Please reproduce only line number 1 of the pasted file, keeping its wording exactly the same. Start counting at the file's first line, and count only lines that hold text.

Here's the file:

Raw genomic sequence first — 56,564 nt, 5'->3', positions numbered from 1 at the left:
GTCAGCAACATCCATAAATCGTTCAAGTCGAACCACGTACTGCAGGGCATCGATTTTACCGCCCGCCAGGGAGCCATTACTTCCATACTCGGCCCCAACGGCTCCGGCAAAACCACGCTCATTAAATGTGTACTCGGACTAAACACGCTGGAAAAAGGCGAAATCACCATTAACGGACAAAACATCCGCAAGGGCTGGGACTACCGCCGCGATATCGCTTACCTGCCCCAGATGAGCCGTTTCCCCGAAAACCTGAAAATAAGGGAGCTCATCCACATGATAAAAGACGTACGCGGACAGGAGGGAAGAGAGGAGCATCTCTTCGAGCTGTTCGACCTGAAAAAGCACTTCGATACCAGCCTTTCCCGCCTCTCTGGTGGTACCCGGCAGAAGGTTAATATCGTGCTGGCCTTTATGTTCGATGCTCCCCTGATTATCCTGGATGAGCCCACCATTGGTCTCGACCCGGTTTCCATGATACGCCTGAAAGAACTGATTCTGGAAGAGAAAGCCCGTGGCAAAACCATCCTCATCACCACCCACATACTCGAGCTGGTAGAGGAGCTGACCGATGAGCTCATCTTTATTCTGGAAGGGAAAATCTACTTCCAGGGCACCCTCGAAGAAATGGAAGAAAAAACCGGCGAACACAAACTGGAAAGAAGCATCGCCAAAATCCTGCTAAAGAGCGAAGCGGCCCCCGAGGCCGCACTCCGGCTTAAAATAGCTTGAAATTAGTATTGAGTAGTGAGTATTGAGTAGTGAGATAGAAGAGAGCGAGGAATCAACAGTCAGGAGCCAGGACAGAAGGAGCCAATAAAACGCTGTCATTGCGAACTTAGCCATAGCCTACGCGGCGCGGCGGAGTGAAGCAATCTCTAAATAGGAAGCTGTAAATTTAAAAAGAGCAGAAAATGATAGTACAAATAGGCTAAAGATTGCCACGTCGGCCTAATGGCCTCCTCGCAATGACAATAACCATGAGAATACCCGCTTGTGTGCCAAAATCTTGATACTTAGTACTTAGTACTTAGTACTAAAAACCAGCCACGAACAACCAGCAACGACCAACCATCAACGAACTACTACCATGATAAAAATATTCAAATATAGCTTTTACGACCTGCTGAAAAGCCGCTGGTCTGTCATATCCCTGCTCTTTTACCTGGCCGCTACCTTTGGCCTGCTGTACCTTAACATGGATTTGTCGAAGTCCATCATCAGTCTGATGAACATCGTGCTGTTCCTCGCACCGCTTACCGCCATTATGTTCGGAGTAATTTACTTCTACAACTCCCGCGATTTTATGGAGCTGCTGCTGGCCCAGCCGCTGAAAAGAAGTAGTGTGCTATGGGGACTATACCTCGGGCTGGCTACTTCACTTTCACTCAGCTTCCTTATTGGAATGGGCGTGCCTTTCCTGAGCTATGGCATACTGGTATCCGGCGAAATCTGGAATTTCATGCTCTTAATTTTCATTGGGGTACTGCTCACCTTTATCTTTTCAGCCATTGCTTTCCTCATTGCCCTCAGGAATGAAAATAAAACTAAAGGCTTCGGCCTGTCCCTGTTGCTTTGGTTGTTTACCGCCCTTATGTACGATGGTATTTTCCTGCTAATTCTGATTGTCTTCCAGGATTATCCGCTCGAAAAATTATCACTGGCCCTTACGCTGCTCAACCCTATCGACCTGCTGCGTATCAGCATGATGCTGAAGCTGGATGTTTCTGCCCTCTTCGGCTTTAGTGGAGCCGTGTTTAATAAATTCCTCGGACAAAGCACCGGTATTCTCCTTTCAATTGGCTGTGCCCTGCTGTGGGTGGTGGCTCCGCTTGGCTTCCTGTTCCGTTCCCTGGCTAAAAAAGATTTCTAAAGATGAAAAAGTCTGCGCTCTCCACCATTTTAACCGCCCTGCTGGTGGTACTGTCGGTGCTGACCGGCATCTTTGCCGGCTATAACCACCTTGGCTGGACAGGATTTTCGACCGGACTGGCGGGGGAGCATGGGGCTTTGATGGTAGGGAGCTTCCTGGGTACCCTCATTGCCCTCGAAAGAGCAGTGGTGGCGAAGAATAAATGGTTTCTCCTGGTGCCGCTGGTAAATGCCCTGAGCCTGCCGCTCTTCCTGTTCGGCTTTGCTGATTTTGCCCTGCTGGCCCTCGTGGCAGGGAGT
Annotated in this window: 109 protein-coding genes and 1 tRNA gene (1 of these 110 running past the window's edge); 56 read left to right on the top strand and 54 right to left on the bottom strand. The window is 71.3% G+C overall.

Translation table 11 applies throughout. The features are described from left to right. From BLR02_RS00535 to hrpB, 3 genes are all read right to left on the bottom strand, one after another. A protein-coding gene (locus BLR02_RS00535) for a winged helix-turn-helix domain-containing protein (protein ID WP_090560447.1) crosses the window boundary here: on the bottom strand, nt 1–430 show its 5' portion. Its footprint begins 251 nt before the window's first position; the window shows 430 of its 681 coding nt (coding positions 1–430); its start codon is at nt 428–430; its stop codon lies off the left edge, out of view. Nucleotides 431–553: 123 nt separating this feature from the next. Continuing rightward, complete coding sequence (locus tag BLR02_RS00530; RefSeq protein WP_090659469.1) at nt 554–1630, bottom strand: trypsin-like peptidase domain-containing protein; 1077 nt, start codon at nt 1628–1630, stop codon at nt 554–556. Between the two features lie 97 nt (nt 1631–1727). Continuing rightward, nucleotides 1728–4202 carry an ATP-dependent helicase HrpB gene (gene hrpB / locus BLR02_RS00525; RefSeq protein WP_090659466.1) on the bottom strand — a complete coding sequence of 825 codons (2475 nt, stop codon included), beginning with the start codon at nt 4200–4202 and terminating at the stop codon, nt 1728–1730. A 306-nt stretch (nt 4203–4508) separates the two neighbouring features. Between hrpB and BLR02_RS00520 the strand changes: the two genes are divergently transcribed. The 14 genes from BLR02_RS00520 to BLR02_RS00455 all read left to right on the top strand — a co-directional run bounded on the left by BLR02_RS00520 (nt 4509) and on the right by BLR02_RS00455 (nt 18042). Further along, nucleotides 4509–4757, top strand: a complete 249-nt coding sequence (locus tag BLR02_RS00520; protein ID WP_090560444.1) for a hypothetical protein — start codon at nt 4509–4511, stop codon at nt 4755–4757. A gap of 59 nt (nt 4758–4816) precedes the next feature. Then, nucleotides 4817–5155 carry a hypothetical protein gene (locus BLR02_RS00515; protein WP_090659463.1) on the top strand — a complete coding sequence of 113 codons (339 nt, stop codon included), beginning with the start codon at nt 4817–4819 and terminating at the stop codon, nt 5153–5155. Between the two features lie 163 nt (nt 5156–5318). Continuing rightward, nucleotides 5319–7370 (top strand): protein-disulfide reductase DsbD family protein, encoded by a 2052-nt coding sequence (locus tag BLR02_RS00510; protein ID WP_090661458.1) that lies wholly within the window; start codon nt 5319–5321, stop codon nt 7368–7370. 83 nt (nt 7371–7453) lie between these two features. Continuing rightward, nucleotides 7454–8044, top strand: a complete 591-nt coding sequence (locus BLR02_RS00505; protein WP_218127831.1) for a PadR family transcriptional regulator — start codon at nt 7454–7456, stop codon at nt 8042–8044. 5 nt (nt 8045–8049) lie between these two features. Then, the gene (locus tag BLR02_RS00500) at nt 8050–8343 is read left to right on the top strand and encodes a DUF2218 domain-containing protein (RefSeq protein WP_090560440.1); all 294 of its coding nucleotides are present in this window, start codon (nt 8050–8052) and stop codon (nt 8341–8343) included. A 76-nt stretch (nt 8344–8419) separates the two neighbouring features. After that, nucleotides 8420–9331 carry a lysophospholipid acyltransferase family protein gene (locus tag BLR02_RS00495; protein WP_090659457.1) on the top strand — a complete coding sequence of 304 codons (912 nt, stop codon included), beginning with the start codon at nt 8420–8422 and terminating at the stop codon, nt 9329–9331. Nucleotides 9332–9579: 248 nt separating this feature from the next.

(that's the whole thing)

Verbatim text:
Raw genomic sequence first — 56,564 nt, 5'->3', positions numbered from 1 at the left: